Dynamic Branding: What’s in a Name?

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Every so often, under the guise of “keeping things fresh,” companies decide to commit marketing suicide by switching brands.  When examining the reality of why companies want to change their brand, it results in one of three answers:

  • Not modern or sophisticated enough to draw the right audience
  • Not representative of the products or services offered
  • Not recognizable enough in the marketplace

In each case, the answer is not changing the brand.  In fact, quite the opposite; the real answer is dynamic branding.  Dynamic branding is the process in which companies build structures or layers of branding build around one recognizable brand.  Dynamic branding places one brand at the center of your product or services structure.  Then, like lines weaved into a spider’s web, the products or services are branded around the initial brand.

Although many companies struggle with the idea of dynamic branding, it is the most common successful form of branding on the market.  Consider these market case studies to illustrate the layout of a dynamic branding structure:

  • Pepsi—in full ownership or partnership
    • Pepsi and Diet Pepsi (center of dynamic brand)
      • Mountain Dew, Sierra Mist, Aquafina, Mug Root beer, Lipton Ice Tea (partnership), Starbucks Iced Coffee (partnership), SoBe Life Water, Tropicana
    • Frito-Lay (also a PepsiCo Company)
      • Frito-Lay (center of dynamic brand)
        • Lay’s Potato Chips, Ruffles, Doritos, Tostitos, Fritos, Cheetos, Cracker Jack Popcorn
    • Progressive Insurance (dynamic brand)
      • Car and Trucks, Motorcycles, Home, Renters, Semis and Big Rigs, Extreme Sports Vehicles, Boats, RVs, Condos, Life, and Health

    In each case, there is a dynamic brand at the center of the web. The product / service construction reaches out to satisfy a niche market, address the needs of an identified audience, and provide recognition in the marketplace for their high level brand.  After all, if you pick up a bag of Cheetos, you will surely recognize the cheesy cheetah on the front.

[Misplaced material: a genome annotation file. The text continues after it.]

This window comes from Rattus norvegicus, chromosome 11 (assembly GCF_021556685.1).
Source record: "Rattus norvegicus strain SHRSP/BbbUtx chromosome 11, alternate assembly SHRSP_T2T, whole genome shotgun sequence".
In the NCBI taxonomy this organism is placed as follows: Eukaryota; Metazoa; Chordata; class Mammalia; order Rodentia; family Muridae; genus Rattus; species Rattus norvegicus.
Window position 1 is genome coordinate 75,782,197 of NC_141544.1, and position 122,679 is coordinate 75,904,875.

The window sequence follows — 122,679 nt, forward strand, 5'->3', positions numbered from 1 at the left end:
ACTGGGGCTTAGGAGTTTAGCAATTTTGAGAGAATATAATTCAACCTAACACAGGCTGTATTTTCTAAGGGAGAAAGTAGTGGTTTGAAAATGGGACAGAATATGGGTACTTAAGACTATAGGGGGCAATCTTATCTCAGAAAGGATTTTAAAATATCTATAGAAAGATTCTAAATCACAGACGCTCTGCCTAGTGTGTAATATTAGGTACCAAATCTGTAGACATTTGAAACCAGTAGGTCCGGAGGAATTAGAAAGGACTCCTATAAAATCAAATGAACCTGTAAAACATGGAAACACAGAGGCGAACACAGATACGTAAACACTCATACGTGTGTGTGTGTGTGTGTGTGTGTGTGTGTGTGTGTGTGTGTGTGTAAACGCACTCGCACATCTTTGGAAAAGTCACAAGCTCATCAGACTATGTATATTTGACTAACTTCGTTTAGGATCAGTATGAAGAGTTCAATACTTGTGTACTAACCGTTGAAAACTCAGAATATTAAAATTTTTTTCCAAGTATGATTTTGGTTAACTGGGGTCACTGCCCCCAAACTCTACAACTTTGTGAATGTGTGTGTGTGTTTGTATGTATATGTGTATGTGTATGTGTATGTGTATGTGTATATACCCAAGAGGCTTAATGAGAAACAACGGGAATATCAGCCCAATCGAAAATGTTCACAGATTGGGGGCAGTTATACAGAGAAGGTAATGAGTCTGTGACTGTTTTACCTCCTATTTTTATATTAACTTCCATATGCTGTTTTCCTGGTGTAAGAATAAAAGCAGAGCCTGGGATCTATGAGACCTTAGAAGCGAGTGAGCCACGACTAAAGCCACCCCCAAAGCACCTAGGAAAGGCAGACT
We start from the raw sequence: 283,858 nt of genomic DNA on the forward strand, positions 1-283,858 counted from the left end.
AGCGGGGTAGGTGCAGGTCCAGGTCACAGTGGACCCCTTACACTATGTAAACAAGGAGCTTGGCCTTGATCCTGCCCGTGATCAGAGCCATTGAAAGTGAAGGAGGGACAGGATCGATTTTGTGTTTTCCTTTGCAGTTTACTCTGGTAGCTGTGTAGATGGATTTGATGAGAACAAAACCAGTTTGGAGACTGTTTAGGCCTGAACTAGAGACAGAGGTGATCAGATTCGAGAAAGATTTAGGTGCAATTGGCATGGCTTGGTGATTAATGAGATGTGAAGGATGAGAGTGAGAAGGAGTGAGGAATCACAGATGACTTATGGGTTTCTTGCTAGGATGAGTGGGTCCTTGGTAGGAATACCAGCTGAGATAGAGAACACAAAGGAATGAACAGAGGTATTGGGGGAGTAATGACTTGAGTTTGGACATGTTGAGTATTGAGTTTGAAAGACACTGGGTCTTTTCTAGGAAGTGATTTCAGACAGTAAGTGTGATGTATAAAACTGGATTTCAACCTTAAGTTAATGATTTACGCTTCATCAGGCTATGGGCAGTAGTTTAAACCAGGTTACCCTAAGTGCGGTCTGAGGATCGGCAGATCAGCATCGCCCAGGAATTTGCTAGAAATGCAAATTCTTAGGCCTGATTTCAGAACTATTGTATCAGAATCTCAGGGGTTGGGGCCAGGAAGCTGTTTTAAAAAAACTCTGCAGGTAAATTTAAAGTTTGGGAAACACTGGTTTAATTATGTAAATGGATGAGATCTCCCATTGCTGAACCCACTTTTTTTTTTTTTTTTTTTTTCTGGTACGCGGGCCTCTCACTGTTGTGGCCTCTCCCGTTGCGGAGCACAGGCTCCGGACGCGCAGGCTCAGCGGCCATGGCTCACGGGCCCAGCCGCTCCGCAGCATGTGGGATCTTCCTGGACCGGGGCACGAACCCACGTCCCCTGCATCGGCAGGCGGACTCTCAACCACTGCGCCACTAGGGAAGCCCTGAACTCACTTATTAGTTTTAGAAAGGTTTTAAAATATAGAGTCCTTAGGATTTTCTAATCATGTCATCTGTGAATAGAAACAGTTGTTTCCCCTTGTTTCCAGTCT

However, no matter which Frito-lay product you pick up at the chip aisle of your local grocery, you will find the Frito-Lay logo prominently displayed. It’s displayed on every bag, across market audiences ranging from children (Cracker Jack) to teens (Cheetos) and market segmentations such as dinner / snack food markets (Fritos, Lays, Ruffles, Doritos).

    Dynamic branding works on the theory that setting up a marketing foundation which distributes your brand on every product or service categorized by sub-levels according to market segmentation or audience.  By going back to the original discussion points, it is easy to see that a dynamic brand never addresses the audience or represents the products because it is not meant to handle those functions of marketing.  Those functions are handled at the lower level of product marketing.

    A dynamic brand is created to stand the test of time by sustaining recognition in the marketplace, in a high level manner, that does not change according to the products or services offered beneath the umbrella.  In truth, could Allstate have predicted the need for Identity Theft Protection when it started?  Probably not.  And, it did not need to because that is their dynamic brand.  Anything good or service they offer under that brand can fluctuate according to the will of the market.

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Dynamic Branding: What’s in a Name?